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Growth collapse not as bad as feared, but worst still to come

01 July 2020 Momentum Investments
Sanisha Packirisamy, Economist at Momentum Investments

Sanisha Packirisamy, Economist at Momentum Investments

Herman van Papendorp, Head of Investment Research & Asset Allocation at Momentum Investments

Herman van Papendorp, Head of Investment Research & Asset Allocation at Momentum Investments

Highlights

• Real gross domestic product (GDP) declined by less than expected by 2% in quarter-on-quarter seasonally-adjusted and annualised (q/q saar) terms in the first quarter of 2020 and was 0.1% weaker on a year-on-year(y/y) basis. GDP surprised to the upside, given the June 2020 Reuters Econometer median growth expectation of negative 3.8% q/q saar.
• GDP declined for three consecutive quarters since the third quarter of 2019, with all indications pointing to a worsening in economic activity in the second quarter of 2020, as a result of the lockdown restrictions imposed by government in an effort to prepare the country’s health facilities for a rise in COVID-19 infections.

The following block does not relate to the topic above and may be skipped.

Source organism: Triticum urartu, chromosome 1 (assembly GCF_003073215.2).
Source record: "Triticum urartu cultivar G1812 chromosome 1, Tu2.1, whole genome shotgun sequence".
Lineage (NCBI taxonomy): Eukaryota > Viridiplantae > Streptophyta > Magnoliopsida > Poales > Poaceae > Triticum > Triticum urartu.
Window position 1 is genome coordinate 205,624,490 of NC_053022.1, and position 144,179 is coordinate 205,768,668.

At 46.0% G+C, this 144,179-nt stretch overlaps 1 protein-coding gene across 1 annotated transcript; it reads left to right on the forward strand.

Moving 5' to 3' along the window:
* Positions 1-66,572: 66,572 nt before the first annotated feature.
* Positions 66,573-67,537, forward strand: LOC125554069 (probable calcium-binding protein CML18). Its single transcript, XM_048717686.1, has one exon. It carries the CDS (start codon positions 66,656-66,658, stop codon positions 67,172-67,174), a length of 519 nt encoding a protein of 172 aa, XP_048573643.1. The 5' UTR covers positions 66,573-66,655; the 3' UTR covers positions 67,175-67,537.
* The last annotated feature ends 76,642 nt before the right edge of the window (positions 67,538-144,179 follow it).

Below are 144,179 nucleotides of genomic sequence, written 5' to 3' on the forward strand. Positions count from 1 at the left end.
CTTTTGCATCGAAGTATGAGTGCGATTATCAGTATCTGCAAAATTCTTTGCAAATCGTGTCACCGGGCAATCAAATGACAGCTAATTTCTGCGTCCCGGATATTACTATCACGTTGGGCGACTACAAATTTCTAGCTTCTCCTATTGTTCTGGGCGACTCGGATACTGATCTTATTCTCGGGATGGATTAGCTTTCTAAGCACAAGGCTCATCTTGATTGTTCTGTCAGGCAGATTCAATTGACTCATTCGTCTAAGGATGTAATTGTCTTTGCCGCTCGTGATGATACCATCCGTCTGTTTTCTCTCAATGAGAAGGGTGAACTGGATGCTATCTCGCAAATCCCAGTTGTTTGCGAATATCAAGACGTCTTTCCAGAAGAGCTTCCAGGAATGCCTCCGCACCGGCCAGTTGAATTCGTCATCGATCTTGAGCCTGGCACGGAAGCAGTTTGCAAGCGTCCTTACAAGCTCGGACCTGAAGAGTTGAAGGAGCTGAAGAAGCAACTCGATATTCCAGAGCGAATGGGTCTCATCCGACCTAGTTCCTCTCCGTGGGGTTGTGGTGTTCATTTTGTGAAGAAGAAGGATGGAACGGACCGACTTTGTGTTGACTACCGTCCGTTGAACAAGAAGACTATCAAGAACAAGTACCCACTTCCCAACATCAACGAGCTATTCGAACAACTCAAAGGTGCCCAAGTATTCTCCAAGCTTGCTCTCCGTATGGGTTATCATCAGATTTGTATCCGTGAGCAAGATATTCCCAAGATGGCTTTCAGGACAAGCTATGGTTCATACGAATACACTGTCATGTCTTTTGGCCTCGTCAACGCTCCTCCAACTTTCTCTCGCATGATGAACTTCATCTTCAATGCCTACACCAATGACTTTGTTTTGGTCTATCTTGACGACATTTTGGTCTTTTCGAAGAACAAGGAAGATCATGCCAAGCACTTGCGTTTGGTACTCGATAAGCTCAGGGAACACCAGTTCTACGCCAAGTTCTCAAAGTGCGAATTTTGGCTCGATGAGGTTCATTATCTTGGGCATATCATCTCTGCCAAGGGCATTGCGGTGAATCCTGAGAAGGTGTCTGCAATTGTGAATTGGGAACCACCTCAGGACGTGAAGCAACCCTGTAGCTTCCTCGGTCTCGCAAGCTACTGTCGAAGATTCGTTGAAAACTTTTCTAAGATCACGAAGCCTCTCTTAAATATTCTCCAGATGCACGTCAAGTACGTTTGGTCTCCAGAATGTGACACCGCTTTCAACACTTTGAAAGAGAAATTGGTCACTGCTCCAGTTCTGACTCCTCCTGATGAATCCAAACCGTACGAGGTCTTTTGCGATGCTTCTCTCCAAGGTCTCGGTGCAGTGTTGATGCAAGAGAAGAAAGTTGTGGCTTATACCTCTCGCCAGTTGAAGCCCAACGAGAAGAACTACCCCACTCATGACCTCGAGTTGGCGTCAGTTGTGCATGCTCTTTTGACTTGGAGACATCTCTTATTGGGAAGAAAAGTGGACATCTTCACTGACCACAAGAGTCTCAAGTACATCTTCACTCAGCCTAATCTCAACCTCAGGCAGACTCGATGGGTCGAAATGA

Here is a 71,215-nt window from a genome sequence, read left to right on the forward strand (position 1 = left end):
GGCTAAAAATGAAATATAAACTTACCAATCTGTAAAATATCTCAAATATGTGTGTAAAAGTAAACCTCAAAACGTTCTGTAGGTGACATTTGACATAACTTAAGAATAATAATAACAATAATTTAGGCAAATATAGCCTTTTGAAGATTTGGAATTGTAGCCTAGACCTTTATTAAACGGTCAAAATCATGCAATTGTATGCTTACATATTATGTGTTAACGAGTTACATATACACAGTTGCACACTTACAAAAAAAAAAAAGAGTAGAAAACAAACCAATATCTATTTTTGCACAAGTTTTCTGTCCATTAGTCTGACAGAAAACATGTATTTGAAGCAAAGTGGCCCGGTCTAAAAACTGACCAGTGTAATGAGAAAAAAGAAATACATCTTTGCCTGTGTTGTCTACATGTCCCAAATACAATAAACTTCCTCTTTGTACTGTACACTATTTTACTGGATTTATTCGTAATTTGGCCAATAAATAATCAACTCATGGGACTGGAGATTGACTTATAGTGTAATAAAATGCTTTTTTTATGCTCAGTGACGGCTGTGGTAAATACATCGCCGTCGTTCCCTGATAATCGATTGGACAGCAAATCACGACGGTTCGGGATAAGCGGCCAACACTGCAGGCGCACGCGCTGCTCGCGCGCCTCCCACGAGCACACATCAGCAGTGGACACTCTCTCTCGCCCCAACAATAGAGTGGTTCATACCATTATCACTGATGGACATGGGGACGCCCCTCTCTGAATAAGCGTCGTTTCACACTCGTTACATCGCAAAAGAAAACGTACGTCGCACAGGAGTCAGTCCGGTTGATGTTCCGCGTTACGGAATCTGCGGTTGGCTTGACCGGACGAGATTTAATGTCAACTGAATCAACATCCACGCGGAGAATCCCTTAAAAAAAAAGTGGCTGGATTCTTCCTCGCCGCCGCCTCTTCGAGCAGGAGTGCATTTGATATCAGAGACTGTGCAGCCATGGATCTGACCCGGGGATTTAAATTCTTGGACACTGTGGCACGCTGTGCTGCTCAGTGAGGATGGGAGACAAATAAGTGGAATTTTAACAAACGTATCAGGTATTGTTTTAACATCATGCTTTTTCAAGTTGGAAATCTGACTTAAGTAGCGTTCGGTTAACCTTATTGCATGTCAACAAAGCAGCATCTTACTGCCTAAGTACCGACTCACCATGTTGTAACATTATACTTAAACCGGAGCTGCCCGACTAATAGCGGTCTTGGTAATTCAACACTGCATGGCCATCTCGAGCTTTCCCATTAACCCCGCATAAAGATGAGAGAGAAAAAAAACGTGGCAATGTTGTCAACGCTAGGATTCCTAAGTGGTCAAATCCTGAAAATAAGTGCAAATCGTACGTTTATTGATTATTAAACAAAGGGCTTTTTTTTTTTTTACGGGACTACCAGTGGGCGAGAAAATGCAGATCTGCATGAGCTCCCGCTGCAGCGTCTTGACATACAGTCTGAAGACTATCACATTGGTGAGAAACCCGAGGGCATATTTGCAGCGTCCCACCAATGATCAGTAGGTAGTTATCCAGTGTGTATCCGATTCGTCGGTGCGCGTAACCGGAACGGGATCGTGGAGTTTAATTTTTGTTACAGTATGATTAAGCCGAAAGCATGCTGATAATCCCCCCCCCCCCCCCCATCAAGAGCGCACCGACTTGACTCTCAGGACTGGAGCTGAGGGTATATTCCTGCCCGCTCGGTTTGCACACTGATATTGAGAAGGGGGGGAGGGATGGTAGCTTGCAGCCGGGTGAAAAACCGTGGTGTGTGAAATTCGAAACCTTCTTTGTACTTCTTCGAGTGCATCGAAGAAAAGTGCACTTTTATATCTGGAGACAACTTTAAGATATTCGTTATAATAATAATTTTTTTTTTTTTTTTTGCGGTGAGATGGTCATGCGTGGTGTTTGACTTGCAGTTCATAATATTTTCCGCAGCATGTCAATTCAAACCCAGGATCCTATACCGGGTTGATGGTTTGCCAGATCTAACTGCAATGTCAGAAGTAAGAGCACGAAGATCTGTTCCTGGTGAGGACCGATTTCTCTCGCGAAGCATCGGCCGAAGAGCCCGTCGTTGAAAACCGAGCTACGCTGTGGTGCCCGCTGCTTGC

• The agriculture sector staged the largest recovery in the first quarter of the year at 27.8% q/q saar, while an increased incidence of load shedding bit hard into the mining and manufacturing sectors, which contracted by 21.5% and 8.5% q/q saar, respectively.
• Based on the expenditure stack up of GDP growth, fixed investment growth detracted the most from overall economic activity, due to a 45% q/q saar collapse in transport equipment and a contraction of 26.9% in machinery. Businesses continued to run down inventory levels in light of falling demand, which further eroded growth.
• SA’s leading indicator for April 2020 began to reflect the worsening economic climate that spread throughout the second quarter of the year. A further collapse is expected in upcoming months, as reflected by the crash in business sentiment in the second quarter of the year, when lockdown restrictions had the largest negative effect on growth outcomes.
• We expect growth to contract by 8.1% this year and are pencilling in a shallow recovery of 2% in 2021, as an increase in the number of business closures and persistently higher levels of unemployment detract from the expected upturn. In our view, the level of economic activity is only likely to return to pre-COVID-19 levels by 2023/2024. This negative output gap will likely contain inflation in the near term and, as such, we expect further modest monetary policy easing of up to 50 basis points.

Economies at a glance
June 2020

To download the note on the GDP decline in PDF, click here
To download the Economies at a glance report in PDF for June, click here

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